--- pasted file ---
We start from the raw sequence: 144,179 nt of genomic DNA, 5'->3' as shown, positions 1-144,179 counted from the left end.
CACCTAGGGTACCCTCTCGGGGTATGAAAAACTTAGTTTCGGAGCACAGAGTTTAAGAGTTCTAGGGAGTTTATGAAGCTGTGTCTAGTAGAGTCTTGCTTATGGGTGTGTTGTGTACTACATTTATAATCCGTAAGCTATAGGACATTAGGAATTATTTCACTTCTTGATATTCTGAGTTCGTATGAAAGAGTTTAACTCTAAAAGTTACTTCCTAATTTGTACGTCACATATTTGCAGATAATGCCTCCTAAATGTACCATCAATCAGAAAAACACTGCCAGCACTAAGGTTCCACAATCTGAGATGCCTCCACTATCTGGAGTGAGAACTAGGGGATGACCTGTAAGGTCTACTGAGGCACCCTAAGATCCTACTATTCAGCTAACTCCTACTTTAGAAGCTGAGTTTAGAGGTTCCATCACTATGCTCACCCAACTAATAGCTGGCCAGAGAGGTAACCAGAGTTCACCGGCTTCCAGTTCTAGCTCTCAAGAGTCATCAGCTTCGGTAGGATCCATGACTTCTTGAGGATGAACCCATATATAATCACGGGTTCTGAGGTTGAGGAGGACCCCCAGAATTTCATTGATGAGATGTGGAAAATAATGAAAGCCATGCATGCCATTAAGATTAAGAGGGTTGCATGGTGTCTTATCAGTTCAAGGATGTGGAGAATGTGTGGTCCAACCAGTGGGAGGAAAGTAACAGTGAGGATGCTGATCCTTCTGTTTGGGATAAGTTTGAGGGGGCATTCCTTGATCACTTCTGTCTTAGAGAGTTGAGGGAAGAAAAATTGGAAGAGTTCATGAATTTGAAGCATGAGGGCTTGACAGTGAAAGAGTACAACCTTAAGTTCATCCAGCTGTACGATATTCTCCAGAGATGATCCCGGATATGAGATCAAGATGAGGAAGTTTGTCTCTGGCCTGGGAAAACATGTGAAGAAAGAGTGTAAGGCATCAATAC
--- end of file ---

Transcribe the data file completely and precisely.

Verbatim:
We start from the raw sequence: 144,179 nt of genomic DNA, 5'->3' as shown, positions 1-144,179 counted from the left end.
CACCTAGGGTACCCTCTCGGGGTATGAAAAACTTAGTTTCGGAGCACAGAGTTTAAGAGTTCTAGGGAGTTTATGAAGCTGTGTCTAGTAGAGTCTTGCTTATGGGTGTGTTGTGTACTACATTTATAATCCGTAAGCTATAGGACATTAGGAATTATTTCACTTCTTGATATTCTGAGTTCGTATGAAAGAGTTTAACTCTAAAAGTTACTTCCTAATTTGTACGTCACATATTTGCAGATAATGCCTCCTAAATGTACCATCAATCAGAAAAACACTGCCAGCACTAAGGTTCCACAATCTGAGATGCCTCCACTATCTGGAGTGAGAACTAGGGGATGACCTGTAAGGTCTACTGAGGCACCCTAAGATCCTACTATTCAGCTAACTCCTACTTTAGAAGCTGAGTTTAGAGGTTCCATCACTATGCTCACCCAACTAATAGCTGGCCAGAGAGGTAACCAGAGTTCACCGGCTTCCAGTTCTAGCTCTCAAGAGTCATCAGCTTCGGTAGGATCCATGACTTCTTGAGGATGAACCCATATATAATCACGGGTTCTGAGGTTGAGGAGGACCCCCAGAATTTCATTGATGAGATGTGGAAAATAATGAAAGCCATGCATGCCATTAAGATTAAGAGGGTTGCATGGTGTCTTATCAGTTCAAGGATGTGGAGAATGTGTGGTCCAACCAGTGGGAGGAAAGTAACAGTGAGGATGCTGATCCTTCTGTTTGGGATAAGTTTGAGGGGGCATTCCTTGATCACTTCTGTCTTAGAGAGTTGAGGGAAGAAAAATTGGAAGAGTTCATGAATTTGAAGCATGAGGGCTTGACAGTGAAAGAGTACAACCTTAAGTTCATCCAGCTGTACGATATTCTCCAGAGATGATCCCGGATATGAGATCAAGATGAGGAAGTTTGTCTCTGGCCTGGGAAAACATGTGAAGAAAGAGTGTAAGGCATCAATAC